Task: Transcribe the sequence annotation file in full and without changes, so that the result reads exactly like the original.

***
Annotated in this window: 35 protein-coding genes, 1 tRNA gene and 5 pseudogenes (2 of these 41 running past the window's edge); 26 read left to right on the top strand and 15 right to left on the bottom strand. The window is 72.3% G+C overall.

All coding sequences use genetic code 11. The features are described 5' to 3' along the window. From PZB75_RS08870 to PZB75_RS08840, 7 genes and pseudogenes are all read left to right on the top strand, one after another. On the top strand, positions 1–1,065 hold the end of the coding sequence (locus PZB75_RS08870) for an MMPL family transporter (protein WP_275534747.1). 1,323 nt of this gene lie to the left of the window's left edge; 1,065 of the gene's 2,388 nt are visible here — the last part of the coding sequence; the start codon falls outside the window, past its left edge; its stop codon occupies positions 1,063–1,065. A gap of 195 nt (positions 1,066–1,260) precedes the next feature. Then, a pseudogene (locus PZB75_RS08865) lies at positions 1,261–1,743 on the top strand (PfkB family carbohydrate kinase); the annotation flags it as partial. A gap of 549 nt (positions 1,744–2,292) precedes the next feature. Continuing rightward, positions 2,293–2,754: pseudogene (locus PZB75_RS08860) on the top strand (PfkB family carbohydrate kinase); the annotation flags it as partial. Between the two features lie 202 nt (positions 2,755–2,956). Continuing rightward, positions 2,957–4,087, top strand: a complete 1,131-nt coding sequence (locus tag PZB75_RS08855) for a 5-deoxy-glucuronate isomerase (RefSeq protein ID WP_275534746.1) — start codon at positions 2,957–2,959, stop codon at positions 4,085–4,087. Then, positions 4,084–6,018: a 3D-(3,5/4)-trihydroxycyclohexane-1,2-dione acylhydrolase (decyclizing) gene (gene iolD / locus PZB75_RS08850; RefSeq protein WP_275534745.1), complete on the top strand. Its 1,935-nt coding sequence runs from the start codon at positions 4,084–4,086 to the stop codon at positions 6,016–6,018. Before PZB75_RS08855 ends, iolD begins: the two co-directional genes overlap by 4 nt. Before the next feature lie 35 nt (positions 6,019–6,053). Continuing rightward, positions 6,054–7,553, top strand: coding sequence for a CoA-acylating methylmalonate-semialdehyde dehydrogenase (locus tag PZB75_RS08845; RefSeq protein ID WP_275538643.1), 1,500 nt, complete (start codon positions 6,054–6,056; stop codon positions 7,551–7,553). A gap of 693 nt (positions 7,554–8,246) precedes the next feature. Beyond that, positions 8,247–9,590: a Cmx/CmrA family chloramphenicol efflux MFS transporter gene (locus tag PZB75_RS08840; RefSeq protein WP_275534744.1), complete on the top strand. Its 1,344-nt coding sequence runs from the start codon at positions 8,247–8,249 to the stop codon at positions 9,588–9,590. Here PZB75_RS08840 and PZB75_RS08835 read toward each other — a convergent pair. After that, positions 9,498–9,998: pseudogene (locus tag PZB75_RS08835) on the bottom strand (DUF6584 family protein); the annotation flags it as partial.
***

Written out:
Annotated in this window: 35 protein-coding genes, 1 tRNA gene and 5 pseudogenes (2 of these 41 running past the window's edge); 26 read left to right on the top strand and 15 right to left on the bottom strand. The window is 72.3% G+C overall.

All coding sequences use genetic code 11. The features are described 5' to 3' along the window. From PZB75_RS08870 to PZB75_RS08840, 7 genes and pseudogenes are all read left to right on the top strand, one after another. On the top strand, positions 1–1,065 hold the end of the coding sequence (locus PZB75_RS08870) for an MMPL family transporter (protein WP_275534747.1). 1,323 nt of this gene lie to the left of the window's left edge; 1,065 of the gene's 2,388 nt are visible here — the last part of the coding sequence; the start codon falls outside the window, past its left edge; its stop codon occupies positions 1,063–1,065. A gap of 195 nt (positions 1,066–1,260) precedes the next feature. Then, a pseudogene (locus PZB75_RS08865) lies at positions 1,261–1,743 on the top strand (PfkB family carbohydrate kinase); the annotation flags it as partial. A gap of 549 nt (positions 1,744–2,292) precedes the next feature. Continuing rightward, positions 2,293–2,754: pseudogene (locus PZB75_RS08860) on the top strand (PfkB family carbohydrate kinase); the annotation flags it as partial. Between the two features lie 202 nt (positions 2,755–2,956). Continuing rightward, positions 2,957–4,087, top strand: a complete 1,131-nt coding sequence (locus tag PZB75_RS08855) for a 5-deoxy-glucuronate isomerase (RefSeq protein ID WP_275534746.1) — start codon at positions 2,957–2,959, stop codon at positions 4,085–4,087. Then, positions 4,084–6,018: a 3D-(3,5/4)-trihydroxycyclohexane-1,2-dione acylhydrolase (decyclizing) gene (gene iolD / locus PZB75_RS08850; RefSeq protein WP_275534745.1), complete on the top strand. Its 1,935-nt coding sequence runs from the start codon at positions 4,084–4,086 to the stop codon at positions 6,016–6,018. Before PZB75_RS08855 ends, iolD begins: the two co-directional genes overlap by 4 nt. Before the next feature lie 35 nt (positions 6,019–6,053). Continuing rightward, positions 6,054–7,553, top strand: coding sequence for a CoA-acylating methylmalonate-semialdehyde dehydrogenase (locus tag PZB75_RS08845; RefSeq protein ID WP_275538643.1), 1,500 nt, complete (start codon positions 6,054–6,056; stop codon positions 7,551–7,553). A gap of 693 nt (positions 7,554–8,246) precedes the next feature. Beyond that, positions 8,247–9,590: a Cmx/CmrA family chloramphenicol efflux MFS transporter gene (locus tag PZB75_RS08840; RefSeq protein WP_275534744.1), complete on the top strand. Its 1,344-nt coding sequence runs from the start codon at positions 8,247–8,249 to the stop codon at positions 9,588–9,590. Here PZB75_RS08840 and PZB75_RS08835 read toward each other — a convergent pair. After that, positions 9,498–9,998: pseudogene (locus tag PZB75_RS08835) on the bottom strand (DUF6584 family protein); the annotation flags it as partial.